As the administrator of the poetry committee, I am recruiting five folks for a nominating committee and five for a judging committee. Children's literature bloggers, children's writers who blog, and general literature bloggers are eligible for either committee. (You can be on one or the other.)

The nominating committee will narrow down a list of suggestions for Best Children's Poetry Book 2006 to five, count 'em, five books. The judging committee will, yes!, judge the winner from those five. 

Nominate yourself for either poetry committee. Use the comments feature for this post or email me at c_spaghettiATyahooDOTcom.

How's the Weather Up There?

Img_0013When visiting our town's nature center recently, I spied some interesting-looking books in its collection. One of them was The Handy Weather Answer Book, by Walter A. Lyons. Riffling through it, I could see lots of concise answers to questions young weather buffs might have. The book turns out to be one in a Barnes and Noble series, and right now it's not available from the online store. But I'm going to keep an eye out for Handy Weather, especially if it turns up on the B & N discount shelves.

My son also likes Super Storms, an advanced beginning reader in the See More series by Seymour Simon. Dramatic photographs enhance its appeal. Danger! Earthquakes in this same series is another good one. Look for paperback versions of these in the Scholastic catalogues or among the tchotchkes at the book fair.

Jan Brett's Advice

From the Elmira (NY) Star-Gazette:

[Jan Brett] says her message to the children she meets on book tours is plain: Take the time to create something yourself.

"I tell them to turn off the television and listen to the voice within them," she says. "Don't listen to any other voices than your own. Then get your art materials out and create something wonderful."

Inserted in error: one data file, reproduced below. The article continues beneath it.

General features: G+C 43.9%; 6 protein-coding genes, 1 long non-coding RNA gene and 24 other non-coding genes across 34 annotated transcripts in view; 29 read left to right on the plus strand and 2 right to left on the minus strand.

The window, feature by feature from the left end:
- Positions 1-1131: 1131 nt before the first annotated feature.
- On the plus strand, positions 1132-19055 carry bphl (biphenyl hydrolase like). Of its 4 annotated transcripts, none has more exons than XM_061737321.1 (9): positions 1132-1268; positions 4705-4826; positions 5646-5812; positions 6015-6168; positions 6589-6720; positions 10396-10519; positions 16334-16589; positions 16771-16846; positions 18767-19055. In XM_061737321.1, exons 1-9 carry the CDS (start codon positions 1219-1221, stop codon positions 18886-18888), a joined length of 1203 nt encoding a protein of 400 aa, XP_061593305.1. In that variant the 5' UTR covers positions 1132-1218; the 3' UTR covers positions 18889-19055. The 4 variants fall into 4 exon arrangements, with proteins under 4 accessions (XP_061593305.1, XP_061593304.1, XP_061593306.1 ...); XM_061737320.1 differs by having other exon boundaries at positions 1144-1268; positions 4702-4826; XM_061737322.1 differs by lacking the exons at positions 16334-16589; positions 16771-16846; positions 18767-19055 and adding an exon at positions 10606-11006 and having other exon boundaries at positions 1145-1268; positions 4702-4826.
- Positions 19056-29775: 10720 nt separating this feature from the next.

In the newspaper article Brett talks about her latest picture book, Hedgie Blasts Off. I think that her advice works for adults, too.

Poetry Friday: Auden and His Housemates

One book I've been wanting to read for some time is Sherill Tippins's February House, which bears the subtitle "The Story of W.H. Auden, Carson McCullers, Paul and Jane Bowles, Benjamin Britten, and Gypsy Rose Lee, Under One Roof in Wartime America." Can you imagine! The New Yorker said, "Tippins’s book is a cozy, gossipy read, punctuated by solid, if perfunctory, literary criticism." 

Talking about February House brings to mind the Auden poem "September 1, 1939," which was quoted often around the time of 9/11/01; thanks to the Academy of American Poets, you can read it online. It begins,

I sit in one of the dives
On Fifty-second Street
Uncertain and afraid
As the clever hopes expire
Of a low dishonest decade:

The house that Auden and the rest of the group lived in was in Brooklyn Heights. As a young man, my grandfather lived in a boarding house in Brooklyn for two years, which his family always said gave him enough stories for the next sixty-five. I look forward to catching up with February House in the near future.

To see a roundup of all today's Poetry Friday participants, visit Liz at A Chair, A Fireplace and A Tea Cozy. Don't you wish there was a virtual White Horse Tavern? It's almost time for Happy Hour.

Next week I will lasso all the Poetry Friday posts right here at Rancho Chicken Spaghetti.

Little House on the Road

I'm getting a chuckle out of following the blogger Poppins, her children, and her in-laws, on their mini-van journey around Laura Ingalls Wilder territory. Visiting one of the sites in some already-wintry weather, she comments,

The way the shanty groaned and shook as the wind howled around us was quite astonishing.  We were all struck by sober thoughts.  Except Matthias, since he was just happy to be running around chasing one of the farm cats. Some day the abstract concepts of the world will catch up to him, but until then he'll be a Zen-master of living in the moment.

My father read all of the Laura Ingalls Wilder Little House books aloud to me when I was a little girl. (Thank you, Dad!) Both of us loved the series. One of these days I hope to share them with Junior. Our current read-aloud is a [gag]Goosebumps[/gag] selection. (How did I get talked into that? Captain Underpants is Beowulf in comparison. Or, perhaps, The Canterbury Tales. I digress.) After this one, Junior will be free to read the next Goosebumps on his own. Or better yet: I'll get one of the new graphic versions, which TangognaT recommended, for him; I can see how comic-book illustrations would help. A lot.